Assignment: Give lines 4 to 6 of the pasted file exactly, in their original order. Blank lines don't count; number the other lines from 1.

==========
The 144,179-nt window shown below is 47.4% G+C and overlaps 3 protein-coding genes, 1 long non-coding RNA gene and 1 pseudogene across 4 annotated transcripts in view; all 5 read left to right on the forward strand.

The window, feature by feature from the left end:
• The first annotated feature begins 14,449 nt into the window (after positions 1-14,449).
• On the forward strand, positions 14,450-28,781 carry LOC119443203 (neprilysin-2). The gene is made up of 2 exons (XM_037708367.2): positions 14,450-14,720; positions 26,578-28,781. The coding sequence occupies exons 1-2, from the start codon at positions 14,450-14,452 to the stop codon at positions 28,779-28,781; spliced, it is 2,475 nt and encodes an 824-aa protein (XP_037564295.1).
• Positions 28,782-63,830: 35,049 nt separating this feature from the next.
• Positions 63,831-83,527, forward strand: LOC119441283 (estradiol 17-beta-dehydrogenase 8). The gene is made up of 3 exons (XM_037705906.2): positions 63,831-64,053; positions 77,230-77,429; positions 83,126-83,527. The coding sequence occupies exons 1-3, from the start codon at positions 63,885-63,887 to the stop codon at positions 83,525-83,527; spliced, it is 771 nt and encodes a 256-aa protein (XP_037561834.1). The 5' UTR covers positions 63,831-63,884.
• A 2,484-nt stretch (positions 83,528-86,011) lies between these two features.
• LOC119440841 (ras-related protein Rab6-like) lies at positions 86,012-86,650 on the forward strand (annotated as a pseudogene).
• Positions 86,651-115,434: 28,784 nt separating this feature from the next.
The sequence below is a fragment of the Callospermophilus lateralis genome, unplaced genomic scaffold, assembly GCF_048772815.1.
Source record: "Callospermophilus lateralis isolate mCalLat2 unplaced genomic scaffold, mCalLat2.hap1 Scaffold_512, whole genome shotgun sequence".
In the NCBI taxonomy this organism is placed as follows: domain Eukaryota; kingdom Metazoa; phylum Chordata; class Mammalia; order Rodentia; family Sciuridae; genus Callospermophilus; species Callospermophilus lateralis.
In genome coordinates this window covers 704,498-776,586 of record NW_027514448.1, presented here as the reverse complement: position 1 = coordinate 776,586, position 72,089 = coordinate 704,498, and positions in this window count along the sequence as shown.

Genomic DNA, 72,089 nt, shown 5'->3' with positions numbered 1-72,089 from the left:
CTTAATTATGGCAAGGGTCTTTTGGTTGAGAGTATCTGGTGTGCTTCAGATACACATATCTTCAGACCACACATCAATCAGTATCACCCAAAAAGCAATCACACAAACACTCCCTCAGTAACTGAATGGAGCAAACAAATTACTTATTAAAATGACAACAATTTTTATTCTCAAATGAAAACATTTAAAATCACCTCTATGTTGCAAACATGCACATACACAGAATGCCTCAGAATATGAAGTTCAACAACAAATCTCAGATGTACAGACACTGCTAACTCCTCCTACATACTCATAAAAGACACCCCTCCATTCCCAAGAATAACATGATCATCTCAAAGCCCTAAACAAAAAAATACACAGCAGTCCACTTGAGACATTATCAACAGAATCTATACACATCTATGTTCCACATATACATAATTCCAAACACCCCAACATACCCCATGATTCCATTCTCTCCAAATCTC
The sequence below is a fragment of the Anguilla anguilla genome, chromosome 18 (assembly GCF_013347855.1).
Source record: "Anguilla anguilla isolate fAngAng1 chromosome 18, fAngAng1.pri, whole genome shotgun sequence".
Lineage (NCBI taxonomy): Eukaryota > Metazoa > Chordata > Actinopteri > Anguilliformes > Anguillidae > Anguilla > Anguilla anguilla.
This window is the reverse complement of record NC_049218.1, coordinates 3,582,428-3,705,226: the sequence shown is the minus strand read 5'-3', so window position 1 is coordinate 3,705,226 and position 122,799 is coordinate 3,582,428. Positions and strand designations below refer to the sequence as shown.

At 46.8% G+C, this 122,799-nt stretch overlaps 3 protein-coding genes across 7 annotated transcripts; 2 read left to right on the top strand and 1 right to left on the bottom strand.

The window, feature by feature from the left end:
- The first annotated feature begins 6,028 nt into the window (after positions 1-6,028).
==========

• On the forward strand, positions 14,450-28,781 carry LOC119443203 (neprilysin-2). The gene is made up of 2 exons (XM_037708367.2): positions 14,450-14,720; positions 26,578-28,781. The coding sequence occupies exons 1-2, from the start codon at positions 14,450-14,452 to the stop codon at positions 28,779-28,781; spliced, it is 2,475 nt and encodes an 824-aa protein (XP_037564295.1).
• Positions 28,782-63,830: 35,049 nt separating this feature from the next.
• Positions 63,831-83,527, forward strand: LOC119441283 (estradiol 17-beta-dehydrogenase 8). The gene is made up of 3 exons (XM_037705906.2): positions 63,831-64,053; positions 77,230-77,429; positions 83,126-83,527. The coding sequence occupies exons 1-3, from the start codon at positions 63,885-63,887 to the stop codon at positions 83,525-83,527; spliced, it is 771 nt and encodes a 256-aa protein (XP_037561834.1). The 5' UTR covers positions 63,831-63,884.